When man and machine interact, the interface is essential in obtaining the most optimum result; in computer jargon, “garbage in, garbage out.” It is the same with driving, especially off-road driving, wherein there are more variables to process, calculate mentality, then input into the machine thru the steering wheel and other controls. In that brief period of obtaining all that information, processing and inputting into the vehicle, depending on your speed, you may have already rolled the car or in a lesser case may have damaged and or got the vehicle stranded. It is doing all that, at one single moment, that substantially makes the sport of off-roading so much fun and exciting. It is also when all the adrenalin starts pumping.
In this article, we will tackle the correct driving position in order for the pilot to safely navigate the difficult terrain, get the right feedback from the vehicle, and how to make proper inputs into the vehicle to get the desired results.
The correct seating position is contrary to what you see in the most popular of all Hollywood car movies. I guarantee, at the least, getting stranded if you drive and steer the wheel, step on the pedal, and shift the way they do it in the movies.
Let’s start with the seating position. Your wrist should be on top of the wheel with your hands fully extended out on top of the steering wheel. If your normal seat position makes it difficult, adjust accordingly, so you will be seated in an upright position. Doing so will give you a better view of what’s ahead and enable you to mentally plot your route over the terrain ahead. By seating in this position, you will also be able to properly hold the steering wheel at the 10 o’clock position, with your left hand, and the 2 o’clock position, with your right hand. A 9 o’clock and 3 o’clock position is good, too.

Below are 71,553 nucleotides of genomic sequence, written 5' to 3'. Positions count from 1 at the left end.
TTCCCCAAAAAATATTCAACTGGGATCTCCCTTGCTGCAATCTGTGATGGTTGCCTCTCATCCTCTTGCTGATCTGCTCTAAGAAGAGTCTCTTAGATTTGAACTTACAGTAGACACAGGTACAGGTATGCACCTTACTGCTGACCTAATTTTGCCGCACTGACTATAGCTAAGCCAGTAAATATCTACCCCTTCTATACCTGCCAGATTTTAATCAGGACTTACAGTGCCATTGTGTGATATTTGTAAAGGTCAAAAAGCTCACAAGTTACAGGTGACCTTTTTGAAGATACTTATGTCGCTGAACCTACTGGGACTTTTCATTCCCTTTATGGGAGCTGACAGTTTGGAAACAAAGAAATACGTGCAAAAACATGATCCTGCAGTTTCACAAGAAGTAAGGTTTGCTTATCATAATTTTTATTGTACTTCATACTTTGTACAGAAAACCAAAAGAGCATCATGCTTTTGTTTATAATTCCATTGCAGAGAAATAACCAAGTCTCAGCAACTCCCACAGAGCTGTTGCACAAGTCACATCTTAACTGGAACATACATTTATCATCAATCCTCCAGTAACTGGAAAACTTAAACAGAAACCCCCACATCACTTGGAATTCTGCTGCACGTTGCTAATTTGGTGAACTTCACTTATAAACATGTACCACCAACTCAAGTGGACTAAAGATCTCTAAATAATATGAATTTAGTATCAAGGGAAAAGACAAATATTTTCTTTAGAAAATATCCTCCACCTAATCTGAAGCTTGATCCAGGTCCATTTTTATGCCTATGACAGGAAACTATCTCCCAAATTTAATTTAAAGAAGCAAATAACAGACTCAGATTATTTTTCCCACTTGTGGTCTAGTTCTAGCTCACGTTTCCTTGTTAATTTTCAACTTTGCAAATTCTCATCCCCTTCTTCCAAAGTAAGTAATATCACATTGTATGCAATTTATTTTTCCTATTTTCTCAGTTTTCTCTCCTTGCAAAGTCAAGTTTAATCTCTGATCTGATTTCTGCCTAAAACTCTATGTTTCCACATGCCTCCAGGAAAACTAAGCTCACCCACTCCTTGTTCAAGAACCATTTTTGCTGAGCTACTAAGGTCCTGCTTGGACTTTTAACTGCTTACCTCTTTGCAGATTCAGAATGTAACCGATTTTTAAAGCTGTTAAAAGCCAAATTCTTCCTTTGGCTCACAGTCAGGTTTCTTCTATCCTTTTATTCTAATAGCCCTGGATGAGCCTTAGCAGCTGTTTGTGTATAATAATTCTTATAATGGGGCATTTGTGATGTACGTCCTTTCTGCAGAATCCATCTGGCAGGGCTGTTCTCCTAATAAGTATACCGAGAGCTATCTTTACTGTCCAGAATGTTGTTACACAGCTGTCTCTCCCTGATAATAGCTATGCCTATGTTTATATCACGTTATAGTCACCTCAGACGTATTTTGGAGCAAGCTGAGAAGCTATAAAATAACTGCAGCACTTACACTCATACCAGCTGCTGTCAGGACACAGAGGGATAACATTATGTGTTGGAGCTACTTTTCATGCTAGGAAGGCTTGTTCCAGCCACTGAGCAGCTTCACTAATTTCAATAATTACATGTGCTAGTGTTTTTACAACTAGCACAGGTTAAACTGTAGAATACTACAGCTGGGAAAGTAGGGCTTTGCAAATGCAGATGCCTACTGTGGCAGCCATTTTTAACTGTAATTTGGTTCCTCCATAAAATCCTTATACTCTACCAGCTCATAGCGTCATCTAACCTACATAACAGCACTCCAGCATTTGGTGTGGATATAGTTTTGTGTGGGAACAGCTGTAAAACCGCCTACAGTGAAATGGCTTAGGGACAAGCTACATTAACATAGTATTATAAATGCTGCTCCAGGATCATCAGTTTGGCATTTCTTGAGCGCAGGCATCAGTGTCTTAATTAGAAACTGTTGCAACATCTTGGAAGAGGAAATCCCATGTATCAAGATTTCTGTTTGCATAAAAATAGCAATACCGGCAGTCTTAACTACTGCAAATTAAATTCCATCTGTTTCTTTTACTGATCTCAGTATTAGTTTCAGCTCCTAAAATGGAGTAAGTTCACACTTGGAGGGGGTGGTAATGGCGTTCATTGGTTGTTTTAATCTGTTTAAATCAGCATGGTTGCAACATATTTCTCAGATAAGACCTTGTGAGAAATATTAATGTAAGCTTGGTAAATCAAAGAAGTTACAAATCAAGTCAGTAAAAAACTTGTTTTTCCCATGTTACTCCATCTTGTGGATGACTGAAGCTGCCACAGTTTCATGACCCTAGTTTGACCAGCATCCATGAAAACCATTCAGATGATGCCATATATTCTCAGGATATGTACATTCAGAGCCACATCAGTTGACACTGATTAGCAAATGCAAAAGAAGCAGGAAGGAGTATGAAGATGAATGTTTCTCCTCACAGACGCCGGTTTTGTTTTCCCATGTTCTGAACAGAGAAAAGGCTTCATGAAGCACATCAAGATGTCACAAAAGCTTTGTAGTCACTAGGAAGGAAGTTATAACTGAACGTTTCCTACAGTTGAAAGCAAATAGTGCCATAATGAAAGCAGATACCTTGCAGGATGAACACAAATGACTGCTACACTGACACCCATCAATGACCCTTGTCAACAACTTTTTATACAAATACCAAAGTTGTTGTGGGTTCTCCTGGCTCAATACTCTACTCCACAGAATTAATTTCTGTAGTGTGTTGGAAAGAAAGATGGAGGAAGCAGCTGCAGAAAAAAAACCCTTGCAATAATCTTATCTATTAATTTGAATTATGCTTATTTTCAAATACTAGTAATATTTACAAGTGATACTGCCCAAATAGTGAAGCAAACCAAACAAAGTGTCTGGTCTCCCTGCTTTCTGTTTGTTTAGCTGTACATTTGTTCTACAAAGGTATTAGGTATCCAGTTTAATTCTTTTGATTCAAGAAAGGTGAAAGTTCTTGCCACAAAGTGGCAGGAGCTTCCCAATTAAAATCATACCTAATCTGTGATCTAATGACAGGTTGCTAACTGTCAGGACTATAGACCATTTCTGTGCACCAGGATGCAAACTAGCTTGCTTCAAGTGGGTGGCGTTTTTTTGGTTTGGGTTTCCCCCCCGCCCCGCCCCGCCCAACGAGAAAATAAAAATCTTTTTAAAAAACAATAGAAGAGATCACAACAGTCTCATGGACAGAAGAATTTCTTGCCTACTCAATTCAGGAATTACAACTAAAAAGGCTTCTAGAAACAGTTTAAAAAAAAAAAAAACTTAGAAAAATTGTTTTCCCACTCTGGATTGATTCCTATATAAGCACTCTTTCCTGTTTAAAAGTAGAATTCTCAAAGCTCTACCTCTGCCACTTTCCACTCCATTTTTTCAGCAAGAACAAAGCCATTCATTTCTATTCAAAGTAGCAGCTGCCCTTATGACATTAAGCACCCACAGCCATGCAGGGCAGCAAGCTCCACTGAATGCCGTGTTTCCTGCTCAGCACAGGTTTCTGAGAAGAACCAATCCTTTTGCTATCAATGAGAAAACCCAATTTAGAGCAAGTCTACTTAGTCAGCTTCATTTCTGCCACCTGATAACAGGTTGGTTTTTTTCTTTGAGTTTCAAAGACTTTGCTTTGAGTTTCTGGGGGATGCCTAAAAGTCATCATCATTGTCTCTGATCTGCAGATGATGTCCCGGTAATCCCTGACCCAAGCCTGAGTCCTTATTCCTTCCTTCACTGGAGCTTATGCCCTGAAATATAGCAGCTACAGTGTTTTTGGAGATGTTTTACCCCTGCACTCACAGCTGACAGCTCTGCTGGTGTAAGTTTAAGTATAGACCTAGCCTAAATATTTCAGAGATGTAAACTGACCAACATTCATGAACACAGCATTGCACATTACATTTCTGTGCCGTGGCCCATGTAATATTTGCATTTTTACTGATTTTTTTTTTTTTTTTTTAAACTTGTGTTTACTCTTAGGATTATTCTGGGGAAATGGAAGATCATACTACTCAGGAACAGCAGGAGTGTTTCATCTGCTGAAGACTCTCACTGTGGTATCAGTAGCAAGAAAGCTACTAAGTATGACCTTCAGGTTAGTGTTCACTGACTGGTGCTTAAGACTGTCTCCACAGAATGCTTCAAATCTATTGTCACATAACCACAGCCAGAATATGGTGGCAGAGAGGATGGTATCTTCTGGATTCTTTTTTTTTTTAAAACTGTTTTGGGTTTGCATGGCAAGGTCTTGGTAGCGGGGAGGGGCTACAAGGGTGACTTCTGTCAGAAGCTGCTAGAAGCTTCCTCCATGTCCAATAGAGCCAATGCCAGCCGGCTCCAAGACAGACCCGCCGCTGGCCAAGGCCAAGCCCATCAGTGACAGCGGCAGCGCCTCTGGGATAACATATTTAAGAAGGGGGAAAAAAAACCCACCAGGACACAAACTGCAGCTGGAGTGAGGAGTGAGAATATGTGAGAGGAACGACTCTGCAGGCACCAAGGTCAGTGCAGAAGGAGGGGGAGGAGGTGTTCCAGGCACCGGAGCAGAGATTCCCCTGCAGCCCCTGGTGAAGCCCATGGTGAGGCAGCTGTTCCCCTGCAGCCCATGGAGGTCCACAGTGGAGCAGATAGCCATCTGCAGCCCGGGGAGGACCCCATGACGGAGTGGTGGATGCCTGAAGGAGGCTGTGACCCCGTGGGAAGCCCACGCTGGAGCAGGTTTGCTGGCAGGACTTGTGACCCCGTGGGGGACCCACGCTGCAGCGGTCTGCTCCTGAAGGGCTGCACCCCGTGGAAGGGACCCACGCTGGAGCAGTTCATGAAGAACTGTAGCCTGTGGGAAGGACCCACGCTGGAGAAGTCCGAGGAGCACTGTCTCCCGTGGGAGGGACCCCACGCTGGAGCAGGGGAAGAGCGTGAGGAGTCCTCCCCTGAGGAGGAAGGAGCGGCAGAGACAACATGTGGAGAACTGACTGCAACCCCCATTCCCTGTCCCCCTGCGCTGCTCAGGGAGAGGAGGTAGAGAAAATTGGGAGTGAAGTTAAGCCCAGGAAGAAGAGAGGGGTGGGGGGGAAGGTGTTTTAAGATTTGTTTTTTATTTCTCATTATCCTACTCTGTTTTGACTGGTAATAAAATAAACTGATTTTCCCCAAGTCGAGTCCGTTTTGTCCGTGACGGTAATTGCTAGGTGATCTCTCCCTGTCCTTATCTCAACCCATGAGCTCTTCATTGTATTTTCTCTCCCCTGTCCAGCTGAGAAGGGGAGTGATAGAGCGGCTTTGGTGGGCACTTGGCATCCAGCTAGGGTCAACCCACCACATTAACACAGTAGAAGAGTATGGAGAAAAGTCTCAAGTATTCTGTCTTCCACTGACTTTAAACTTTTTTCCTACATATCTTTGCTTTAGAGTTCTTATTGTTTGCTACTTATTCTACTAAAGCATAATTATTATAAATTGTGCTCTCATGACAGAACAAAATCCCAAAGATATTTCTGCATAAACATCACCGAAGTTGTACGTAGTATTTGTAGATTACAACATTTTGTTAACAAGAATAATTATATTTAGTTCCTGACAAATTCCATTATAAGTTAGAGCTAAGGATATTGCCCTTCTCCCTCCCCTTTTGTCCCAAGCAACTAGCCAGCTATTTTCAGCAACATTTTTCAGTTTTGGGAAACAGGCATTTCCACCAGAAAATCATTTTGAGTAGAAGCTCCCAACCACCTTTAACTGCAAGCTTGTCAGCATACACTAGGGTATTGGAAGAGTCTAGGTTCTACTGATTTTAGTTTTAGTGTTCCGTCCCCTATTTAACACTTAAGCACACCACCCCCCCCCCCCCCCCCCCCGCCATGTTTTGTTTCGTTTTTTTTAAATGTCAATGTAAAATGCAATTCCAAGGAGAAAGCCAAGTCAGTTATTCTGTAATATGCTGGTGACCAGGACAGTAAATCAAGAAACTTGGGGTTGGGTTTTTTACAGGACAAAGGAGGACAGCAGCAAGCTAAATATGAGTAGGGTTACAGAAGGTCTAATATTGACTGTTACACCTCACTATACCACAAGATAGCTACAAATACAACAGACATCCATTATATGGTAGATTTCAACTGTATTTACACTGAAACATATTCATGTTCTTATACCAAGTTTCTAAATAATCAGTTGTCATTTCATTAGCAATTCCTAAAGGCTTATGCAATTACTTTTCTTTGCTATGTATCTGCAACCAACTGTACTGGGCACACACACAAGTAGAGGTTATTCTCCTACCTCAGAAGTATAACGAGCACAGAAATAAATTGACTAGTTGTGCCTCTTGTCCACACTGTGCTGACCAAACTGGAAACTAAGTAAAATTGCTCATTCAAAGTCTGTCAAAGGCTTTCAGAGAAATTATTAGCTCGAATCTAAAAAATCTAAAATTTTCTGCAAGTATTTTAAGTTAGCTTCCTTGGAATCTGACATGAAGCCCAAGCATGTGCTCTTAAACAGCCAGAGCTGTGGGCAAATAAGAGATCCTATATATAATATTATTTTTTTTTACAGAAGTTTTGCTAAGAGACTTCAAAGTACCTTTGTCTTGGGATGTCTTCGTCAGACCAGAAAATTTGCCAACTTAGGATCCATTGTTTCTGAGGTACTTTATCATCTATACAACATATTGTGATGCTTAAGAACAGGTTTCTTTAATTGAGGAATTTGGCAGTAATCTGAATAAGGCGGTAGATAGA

The correct seating position will allow the driver to push on the steering wheel, giving him or her the best leverage to steer. Aside from having an efficient control of the wheel, this position also gives you the most contact surface of your body to the vehicle your back and your bun.
It is the place in your body wherein you will get the quickest feedback of what your vehicle is about to do in relation to your inputs. Pushing on the wheel to steer also pins you to the seat giving you better leverage and feedback.
When steering, never crossover the other arm to grab the wheel. You can grab the wheel with your free hand that is not pushing by meeting the other hand or holding it at the bottom, then pushing again in the direction you want. In this way, you will respond faster to the terrain ahead with the correct wheel input and still get consistent good feedback from the vehicle.
This position will not be easy to adapt to. Believe me, most of us started with the wrong way. This seating position also applies to on road applications. Have you ever wondered why a lot of our country men fail in getting a driver’s license by just getting in the vehicle when taking a test in a foreign country? Well here is the answer. The instructor immediately notices how incorrect your seating position is, as well as how you grip the steering wheel.
In the next issue of Off-roading 101, we will tackle how to correctly manipulate the pedals and shifter on your 4WD.